To support those regions and sectors that will be negatively impacted, the concept of just transition should be mainstreamed across all EU policies, including the skills strategies. Decarbonisation should lead to the maintenance and creation of sustainable quality jobs in all sectors and regions. This is necessary in order to avoid rising inequalities among regions and to ensure cohesion and upward convergence.
In the skills policies context, a just transition means:
Rigorous socio-economic impact assessments and detailed just transition strategies to anticipate changes and create alternative job opportunities in those regions and sectors that will be affected by these changes. ETUC requests for a more granular analysis of the effects on employment and skills at regional and sectoral levels in support of tailor-made regional strategies for a job-to-job transition of workers.
Guaranteeing the right to employee training, reskilling and upskilling, as well as active labour market policies to ensure that workers are well equipped with the new skills needed. Learning about environmental sustainability is essential for all adults and the EU countries should strengthen their adult learning strategies and the financing of adult learning. The implementation of the 1st principle of the European Pillar of Social Rights is essential in order to guarantee the right of all workers to access quality and inclusiveness employee training on the skills and competencies needed for the green transition. Better access to employee training for all workers with different contractual situation needs to be guaranteed by the companies within collective agreements. It is essential to ensure that quality and inclusive employee training links to quality jobs, decent working conditions and just transition. In order to support the low-skilled adults and workers within the green transition, the effective implementation of the EU Council Recommendation on ‘upskilling pathways’ is of utmost importance.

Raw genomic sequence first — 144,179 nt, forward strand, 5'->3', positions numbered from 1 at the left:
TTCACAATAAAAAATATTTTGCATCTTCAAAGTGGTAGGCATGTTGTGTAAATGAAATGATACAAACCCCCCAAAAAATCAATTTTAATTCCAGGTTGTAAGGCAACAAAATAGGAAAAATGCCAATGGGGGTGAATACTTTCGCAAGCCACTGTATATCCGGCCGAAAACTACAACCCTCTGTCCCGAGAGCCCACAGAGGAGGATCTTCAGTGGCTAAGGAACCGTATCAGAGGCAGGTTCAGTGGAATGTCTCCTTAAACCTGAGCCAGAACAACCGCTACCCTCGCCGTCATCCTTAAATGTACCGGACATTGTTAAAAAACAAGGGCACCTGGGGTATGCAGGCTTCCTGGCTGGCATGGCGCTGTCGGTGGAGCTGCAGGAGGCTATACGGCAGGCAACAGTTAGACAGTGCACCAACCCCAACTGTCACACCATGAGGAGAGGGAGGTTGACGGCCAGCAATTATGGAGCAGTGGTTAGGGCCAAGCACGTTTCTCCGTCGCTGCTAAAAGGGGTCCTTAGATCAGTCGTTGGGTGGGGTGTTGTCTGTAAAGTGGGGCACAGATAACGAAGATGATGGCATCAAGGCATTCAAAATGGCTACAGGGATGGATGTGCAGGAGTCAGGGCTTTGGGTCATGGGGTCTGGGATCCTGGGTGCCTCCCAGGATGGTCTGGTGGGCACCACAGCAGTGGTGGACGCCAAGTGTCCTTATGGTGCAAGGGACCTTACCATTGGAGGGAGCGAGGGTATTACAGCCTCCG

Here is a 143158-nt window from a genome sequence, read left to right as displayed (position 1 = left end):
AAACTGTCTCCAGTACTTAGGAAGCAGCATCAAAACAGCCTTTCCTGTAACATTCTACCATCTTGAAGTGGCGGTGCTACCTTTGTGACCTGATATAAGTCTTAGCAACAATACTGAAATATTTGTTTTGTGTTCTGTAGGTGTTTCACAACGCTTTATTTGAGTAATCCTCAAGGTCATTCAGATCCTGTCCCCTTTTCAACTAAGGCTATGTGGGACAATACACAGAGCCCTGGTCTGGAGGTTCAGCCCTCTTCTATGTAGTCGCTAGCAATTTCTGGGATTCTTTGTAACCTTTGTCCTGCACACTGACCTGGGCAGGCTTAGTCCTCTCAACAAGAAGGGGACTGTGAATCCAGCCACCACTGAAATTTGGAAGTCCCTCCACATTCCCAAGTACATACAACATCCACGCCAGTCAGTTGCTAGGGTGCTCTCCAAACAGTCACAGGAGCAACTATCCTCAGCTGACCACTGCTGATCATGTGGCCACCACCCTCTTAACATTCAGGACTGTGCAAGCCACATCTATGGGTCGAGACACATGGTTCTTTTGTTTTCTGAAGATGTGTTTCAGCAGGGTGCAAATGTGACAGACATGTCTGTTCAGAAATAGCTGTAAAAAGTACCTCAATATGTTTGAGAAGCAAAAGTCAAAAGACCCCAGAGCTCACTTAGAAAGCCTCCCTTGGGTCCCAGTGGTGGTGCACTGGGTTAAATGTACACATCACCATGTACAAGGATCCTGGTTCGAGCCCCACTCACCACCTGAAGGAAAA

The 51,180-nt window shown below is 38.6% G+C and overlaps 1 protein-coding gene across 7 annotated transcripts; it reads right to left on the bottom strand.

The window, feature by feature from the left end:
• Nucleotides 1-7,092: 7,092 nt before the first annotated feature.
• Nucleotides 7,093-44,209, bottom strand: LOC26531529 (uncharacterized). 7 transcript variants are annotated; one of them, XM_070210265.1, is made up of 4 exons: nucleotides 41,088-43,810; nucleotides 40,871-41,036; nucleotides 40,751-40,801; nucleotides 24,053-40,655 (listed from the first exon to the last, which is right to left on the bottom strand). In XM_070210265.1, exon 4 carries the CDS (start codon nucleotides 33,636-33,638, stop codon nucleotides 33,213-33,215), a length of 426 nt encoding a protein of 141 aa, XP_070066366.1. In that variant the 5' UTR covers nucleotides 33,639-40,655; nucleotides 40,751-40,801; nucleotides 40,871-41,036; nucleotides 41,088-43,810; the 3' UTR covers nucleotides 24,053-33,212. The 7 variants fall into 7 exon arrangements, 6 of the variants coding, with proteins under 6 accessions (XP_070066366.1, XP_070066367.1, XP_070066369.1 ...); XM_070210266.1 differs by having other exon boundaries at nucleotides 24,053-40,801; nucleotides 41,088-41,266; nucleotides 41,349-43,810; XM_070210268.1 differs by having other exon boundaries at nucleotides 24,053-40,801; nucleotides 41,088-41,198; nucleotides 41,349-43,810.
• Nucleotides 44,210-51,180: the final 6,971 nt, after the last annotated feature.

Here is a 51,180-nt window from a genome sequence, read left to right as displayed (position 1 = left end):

Validation of skills of the workers gained within everyday work is essential to ensure that their skills are well recognised in new jobs with good working conditions. Validating their skills and competences, providing them with quality guidance and counselling, ensuring their access to paid educational leave, and access to full qualifications are essential for just transition. In that regard, ETUC is concerned that only seven EU countries have a specific national budget line for validation, while others use a decentralised approach and short-term projects to support validation. In order to make validation processes available for all and fully inclusive, they must be free and take place within public institutions.